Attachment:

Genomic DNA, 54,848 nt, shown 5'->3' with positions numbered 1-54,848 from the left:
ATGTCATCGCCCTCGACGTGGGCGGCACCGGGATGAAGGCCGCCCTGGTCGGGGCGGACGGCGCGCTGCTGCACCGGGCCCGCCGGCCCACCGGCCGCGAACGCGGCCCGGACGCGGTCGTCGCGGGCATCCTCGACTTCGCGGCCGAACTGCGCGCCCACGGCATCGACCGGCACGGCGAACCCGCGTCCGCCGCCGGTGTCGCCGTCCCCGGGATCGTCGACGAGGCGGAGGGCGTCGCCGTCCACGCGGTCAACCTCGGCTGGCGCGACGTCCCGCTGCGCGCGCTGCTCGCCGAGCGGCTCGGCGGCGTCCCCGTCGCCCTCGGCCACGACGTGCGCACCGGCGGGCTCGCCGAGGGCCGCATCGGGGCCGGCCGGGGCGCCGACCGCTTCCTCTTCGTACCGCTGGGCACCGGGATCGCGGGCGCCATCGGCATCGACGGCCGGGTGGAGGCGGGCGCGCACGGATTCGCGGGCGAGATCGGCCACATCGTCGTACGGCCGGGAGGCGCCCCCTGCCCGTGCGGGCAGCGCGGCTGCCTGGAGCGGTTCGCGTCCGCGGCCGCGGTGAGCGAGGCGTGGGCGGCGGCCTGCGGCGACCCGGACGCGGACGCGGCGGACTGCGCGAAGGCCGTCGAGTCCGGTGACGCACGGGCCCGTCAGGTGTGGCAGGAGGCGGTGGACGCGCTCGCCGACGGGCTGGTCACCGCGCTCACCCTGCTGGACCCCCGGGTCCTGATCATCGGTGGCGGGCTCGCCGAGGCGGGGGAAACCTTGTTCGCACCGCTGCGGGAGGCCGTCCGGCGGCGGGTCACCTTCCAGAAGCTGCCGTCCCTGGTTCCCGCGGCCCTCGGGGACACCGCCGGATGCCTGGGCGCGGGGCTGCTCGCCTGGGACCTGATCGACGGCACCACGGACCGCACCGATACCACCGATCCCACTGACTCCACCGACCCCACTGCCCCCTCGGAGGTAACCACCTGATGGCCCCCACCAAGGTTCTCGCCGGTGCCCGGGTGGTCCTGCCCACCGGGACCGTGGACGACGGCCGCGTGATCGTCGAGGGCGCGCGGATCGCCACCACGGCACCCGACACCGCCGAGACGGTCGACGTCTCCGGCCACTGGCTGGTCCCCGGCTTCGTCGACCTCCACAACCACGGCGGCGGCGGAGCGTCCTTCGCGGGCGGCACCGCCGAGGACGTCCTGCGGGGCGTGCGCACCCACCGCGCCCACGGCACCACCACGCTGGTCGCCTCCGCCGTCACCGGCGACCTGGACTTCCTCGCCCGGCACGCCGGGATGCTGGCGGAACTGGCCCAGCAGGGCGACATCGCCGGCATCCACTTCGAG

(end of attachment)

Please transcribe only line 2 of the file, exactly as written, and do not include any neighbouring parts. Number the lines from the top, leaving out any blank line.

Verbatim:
ATGTCATCGCCCTCGACGTGGGCGGCACCGGGATGAAGGCCGCCCTGGTCGGGGCGGACGGCGCGCTGCTGCACCGGGCCCGCCGGCCCACCGGCCGCGAACGCGGCCCGGACGCGGTCGTCGCGGGCATCCTCGACTTCGCGGCCGAACTGCGCGCCCACGGCATCGACCGGCACGGCGAACCCGCGTCCGCCGCCGGTGTCGCCGTCCCCGGGATCGTCGACGAGGCGGAGGGCGTCGCCGTCCACGCGGTCAACCTCGGCTGGCGCGACGTCCCGCTGCGCGCGCTGCTCGCCGAGCGGCTCGGCGGCGTCCCCGTCGCCCTCGGCCACGACGTGCGCACCGGCGGGCTCGCCGAGGGCCGCATCGGGGCCGGCCGGGGCGCCGACCGCTTCCTCTTCGTACCGCTGGGCACCGGGATCGCGGGCGCCATCGGCATCGACGGCCGGGTGGAGGCGGGCGCGCACGGATTCGCGGGCGAGATCGGCCACATCGTCGTACGGCCGGGAGGCGCCCCCTGCCCGTGCGGGCAGCGCGGCTGCCTGGAGCGGTTCGCGTCCGCGGCCGCGGTGAGCGAGGCGTGGGCGGCGGCCTGCGGCGACCCGGACGCGGACGCGGCGGACTGCGCGAAGGCCGTCGAGTCCGGTGACGCACGGGCCCGTCAGGTGTGGCAGGAGGCGGTGGACGCGCTCGCCGACGGGCTGGTCACCGCGCTCACCCTGCTGGACCCCCGGGTCCTGATCATCGGTGGCGGGCTCGCCGAGGCGGGGGAAACCTTGTTCGCACCGCTGCGGGAGGCCGTCCGGCGGCGGGTCACCTTCCAGAAGCTGCCGTCCCTGGTTCCCGCGGCCCTCGGGGACACCGCCGGATGCCTGGGCGCGGGGCTGCTCGCCTGGGACCTGATCGACGGCACCACGGACCGCACCGATACCACCGATCCCACTGACTCCACCGACCCCACTGCCCCCTCGGAGGTAACCACCTGATGGCCCCCACCAAGGTTCTCGCCGGTGCCCGGGTGGTCCTGCCCACCGGGACCGTGGACGACGGCCGCGTGATCGTCGAGGGCGCGCGGATCGCCACCACGGCACCCGACACCGCCGAGACGGTCGACGTCTCCGGCCACTGGCTGGTCCCCGGCTTCGTCGACCTCCACAACCACGGCGGCGGCGGAGCGTCCTTCGCGGGCGGCACCGCCGAGGACGTCCTGCGGGGCGTGCGCACCCACCGCGCCCACGGCACCACCACGCTGGTCGCCTCCGCCGTCACCGGCGACCTGGACTTCCTCGCCCGGCACGCCGGGATGCTGGCGGAACTGGCCCAGCAGGGCGACATCGCCGGCATCCACTTCGAG